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Media articles from THE REPUBLIC OF IRELAND


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This bit jumped out at me:

For what it is worth, the emerging consensus is that house prices could fall by a further 50 per cent from their current levels, ie a cumulative 75 per cent drop from peak to trough.
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http://www.belfasttelegraph.co.uk/news/local-national/republic-of-ireland/dublins--four-seasons-hotel-for-sale-after-17m-loss-14953401.html

In a move that will “send shockwaves through the industry”, the luxurious Four Seasons Hotel in Ballsbridge, Dublin, is up for sale after posting losses of £1.7m.

The icon of the Republic’s Celtic Tiger era attracted well-heeled and celebrity guests, including Eminem and Mariah Carey, down the years.

looks like the hotel industry is about to swallow a large dose of reality ;)

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http://www.irishtimes.com/newspaper/breaking/2010/0920/breaking10.html

Bond yields rose again today ahead of tomorrow's scheduled auction by the National Treasury Management Agency (NTMA), reaching 6.5 per cent.

Yields on 10-year Government bonds moved to a new record high of 6.503 per cent before falling back to 6.48 per cent by market close. The spread between Irish bonds and German bunds was 401 basis points.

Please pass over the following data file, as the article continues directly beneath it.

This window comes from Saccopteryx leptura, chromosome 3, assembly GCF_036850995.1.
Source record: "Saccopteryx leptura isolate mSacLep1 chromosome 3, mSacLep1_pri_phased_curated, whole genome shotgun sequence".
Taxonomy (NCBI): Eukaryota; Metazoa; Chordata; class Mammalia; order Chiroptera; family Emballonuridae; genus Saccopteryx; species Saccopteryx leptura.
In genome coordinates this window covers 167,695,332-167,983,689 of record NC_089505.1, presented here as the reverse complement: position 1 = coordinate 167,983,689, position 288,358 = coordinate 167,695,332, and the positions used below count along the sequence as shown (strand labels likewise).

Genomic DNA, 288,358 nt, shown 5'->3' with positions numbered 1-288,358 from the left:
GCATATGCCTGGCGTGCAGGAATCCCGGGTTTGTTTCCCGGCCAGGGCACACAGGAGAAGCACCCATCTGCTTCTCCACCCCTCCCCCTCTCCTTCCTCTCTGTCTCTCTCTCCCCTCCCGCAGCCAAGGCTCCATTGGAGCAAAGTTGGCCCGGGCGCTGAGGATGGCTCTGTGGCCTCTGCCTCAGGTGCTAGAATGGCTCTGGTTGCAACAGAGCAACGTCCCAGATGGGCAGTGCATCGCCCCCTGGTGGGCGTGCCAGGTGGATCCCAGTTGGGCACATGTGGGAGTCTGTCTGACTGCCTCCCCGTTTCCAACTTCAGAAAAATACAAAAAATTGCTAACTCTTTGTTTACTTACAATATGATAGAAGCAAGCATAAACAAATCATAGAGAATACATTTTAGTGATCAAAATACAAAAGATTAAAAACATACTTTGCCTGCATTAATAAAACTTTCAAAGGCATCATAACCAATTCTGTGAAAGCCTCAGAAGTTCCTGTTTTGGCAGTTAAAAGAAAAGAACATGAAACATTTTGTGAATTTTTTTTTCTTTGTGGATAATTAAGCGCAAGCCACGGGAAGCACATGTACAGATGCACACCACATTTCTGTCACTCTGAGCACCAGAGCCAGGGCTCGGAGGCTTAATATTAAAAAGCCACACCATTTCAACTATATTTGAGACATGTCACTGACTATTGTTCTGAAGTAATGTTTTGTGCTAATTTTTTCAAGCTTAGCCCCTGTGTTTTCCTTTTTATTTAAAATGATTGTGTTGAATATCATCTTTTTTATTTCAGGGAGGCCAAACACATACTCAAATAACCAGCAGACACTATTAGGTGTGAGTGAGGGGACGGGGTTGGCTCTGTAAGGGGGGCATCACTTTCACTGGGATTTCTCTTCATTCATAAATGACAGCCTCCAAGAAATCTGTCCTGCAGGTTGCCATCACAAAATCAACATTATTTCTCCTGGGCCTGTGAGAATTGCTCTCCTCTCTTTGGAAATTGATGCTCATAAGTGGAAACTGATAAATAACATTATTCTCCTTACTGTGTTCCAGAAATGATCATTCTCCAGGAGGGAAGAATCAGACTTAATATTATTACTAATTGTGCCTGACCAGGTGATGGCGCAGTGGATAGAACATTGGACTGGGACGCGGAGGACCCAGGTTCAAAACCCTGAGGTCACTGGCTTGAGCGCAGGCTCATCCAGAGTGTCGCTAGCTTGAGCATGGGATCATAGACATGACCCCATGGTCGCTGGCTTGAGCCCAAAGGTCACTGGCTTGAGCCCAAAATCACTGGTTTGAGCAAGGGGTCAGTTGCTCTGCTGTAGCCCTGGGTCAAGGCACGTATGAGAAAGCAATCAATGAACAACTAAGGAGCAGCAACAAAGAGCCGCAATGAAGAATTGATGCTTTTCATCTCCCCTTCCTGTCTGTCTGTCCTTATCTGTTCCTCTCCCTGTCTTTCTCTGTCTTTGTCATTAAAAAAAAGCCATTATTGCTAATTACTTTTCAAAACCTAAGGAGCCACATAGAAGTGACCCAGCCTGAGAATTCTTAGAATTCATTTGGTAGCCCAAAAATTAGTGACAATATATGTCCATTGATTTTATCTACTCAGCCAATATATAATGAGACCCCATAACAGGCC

The NTMA is to test market sentiment towards Ireland tomorrow with a sale of up to €1.5 billion worth of bonds.

Fingers crossed for them that the ECB fancies buying some more worthless iou's :ph34r:

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So prices to drop 75% peak to trough.

I'm all for it - but you know where the FF pigs have their snouts? I don't think it will happen too soon.

I for one would like to buy about 10 acres of land in Ireland to put a Grand Designs style house on when I'm a bit older.

Personally, I'd not move back to Ireland this side of 35 (I'm 28 now) - but I keep an eye out.

There must be some nice places where you could have a house.